Elizabeth Magner ’04 Colby, this makes me so proud and grateful to be an alum. I was able to go to Colby because my grandparents were of that generation where as a cop and a nurse they could build up wealth (and they had structural advantages too, of course), which paid for Colby for me. My husband and I have an 8-month-old and have been wondering how on god’s earth we could possibly pay for as good an education for him—we’re a public school teacher and a nonprofit professional—but this makes it seem in the realm of possibilities. For us and for others. Thank you, Colby.
Rick Angeli ’88, P’22 Ten years ago I asked this question to Colby leadership: “What can be done for those families who make too much to qualify for aid but not enough to write a $60,000 check?” The response, “yeah those people are in a tough spot.” Boy, we’ve come a long way, and it’s because of David Greene, Matt Proto and Colby leadership for their vision and for creating a culture of action for a better Colby. Outstanding!
Jackie Dao Dinneen ’05 Yes! But interesting…”middle-income” families. Is that saying that the college cannot be need-blind yet, but now can support families that at least can pay for some tuition?
(Editor’s note: Students with household income of up to $60,000 have no parent or guardian contribution.)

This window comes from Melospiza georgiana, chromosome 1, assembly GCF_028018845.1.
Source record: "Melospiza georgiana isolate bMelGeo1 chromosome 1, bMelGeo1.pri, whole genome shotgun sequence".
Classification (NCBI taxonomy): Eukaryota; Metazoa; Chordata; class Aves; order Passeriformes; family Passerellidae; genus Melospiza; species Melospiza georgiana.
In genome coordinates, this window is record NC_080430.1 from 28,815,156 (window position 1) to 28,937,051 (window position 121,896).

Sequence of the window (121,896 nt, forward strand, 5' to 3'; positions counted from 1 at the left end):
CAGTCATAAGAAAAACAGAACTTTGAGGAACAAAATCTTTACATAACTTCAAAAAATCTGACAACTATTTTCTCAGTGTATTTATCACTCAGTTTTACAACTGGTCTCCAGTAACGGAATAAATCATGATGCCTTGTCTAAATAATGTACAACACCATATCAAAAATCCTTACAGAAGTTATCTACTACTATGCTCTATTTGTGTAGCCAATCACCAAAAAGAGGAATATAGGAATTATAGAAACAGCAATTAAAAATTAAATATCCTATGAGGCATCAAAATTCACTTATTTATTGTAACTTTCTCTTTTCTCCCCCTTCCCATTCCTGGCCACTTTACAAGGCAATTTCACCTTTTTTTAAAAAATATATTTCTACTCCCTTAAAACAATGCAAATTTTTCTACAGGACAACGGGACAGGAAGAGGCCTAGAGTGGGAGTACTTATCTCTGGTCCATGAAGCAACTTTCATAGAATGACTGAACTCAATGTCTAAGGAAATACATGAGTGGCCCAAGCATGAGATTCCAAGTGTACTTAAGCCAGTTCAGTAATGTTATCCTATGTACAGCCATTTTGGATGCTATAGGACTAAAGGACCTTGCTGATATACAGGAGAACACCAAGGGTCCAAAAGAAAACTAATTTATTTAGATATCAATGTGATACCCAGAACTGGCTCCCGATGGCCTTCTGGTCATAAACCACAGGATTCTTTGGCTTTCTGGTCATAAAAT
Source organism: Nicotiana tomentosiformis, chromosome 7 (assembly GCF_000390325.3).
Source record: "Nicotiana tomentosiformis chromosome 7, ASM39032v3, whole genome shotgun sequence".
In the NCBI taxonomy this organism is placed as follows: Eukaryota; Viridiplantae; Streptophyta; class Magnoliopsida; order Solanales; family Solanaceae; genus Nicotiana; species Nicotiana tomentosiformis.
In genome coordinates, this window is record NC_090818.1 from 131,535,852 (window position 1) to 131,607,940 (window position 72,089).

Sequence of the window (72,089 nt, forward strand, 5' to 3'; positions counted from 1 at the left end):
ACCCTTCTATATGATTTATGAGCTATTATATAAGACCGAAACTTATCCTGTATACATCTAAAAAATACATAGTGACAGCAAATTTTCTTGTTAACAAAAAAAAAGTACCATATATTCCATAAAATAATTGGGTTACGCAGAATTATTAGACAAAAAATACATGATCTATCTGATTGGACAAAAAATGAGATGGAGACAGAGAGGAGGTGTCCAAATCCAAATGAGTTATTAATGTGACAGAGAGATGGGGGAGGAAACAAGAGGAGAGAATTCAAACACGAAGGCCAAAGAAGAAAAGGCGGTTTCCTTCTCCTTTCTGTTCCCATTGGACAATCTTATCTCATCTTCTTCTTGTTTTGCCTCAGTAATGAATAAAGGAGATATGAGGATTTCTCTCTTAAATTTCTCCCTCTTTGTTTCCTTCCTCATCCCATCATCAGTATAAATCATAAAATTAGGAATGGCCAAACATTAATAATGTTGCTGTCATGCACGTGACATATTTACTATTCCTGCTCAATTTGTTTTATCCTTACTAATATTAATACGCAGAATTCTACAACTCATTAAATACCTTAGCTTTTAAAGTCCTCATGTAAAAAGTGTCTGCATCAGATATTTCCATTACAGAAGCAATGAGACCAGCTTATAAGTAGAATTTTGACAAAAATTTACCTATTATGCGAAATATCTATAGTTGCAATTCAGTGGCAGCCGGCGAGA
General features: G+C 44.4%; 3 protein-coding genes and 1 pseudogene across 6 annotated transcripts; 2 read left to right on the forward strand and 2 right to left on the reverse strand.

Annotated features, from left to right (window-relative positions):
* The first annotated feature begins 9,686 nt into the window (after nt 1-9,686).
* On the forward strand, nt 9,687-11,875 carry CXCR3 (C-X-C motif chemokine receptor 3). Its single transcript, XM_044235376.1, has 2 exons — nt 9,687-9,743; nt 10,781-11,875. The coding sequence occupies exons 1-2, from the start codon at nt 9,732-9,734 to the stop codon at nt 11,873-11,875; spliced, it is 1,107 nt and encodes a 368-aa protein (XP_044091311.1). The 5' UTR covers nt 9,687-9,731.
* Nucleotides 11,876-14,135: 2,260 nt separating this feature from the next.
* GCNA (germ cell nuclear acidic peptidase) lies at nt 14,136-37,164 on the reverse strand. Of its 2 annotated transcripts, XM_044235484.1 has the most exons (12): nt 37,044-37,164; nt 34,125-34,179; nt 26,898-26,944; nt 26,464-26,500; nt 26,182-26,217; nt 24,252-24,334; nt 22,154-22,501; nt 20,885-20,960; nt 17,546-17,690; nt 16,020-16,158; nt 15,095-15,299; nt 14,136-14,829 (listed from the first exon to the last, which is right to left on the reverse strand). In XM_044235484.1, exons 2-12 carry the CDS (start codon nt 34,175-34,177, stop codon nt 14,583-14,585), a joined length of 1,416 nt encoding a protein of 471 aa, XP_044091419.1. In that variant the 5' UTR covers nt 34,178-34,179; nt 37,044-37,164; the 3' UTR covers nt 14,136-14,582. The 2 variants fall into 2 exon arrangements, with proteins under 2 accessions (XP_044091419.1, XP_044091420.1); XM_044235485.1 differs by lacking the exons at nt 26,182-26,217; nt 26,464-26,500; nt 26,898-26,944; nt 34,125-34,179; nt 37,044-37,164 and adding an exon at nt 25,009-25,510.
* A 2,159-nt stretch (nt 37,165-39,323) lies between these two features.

Peter M. Leschne ’76 This is incredible news! Many thanks to the incredibly generous and farsighted alumnus who is making this possible. Meets a great need and fills a great void. Bravo!
Margie Lunder Goldy Incredible gift for students and Colby.
On the Linde Packman Lab for Biosciences Innovation
Emily Isaacs ’88 What a wonderful gift from Karen and Jeff. Getting started early in hands-on work will enable future scientists to develop that much faster, returning to the classroom able to learn better.
On the Pulver Science Scholars Program
John Oaks ’64 Thank you, David and Carol. I can’t tell you how important the education I received in science as a biology major at Colby 55 years ago has been to my professional career, the thousands of M.D.’s and D.V.M.’s and their human and animal’s patient lives. Your support will continue to support human and animal health, and equally important, the research necessary to advance medicine and the understanding of our world.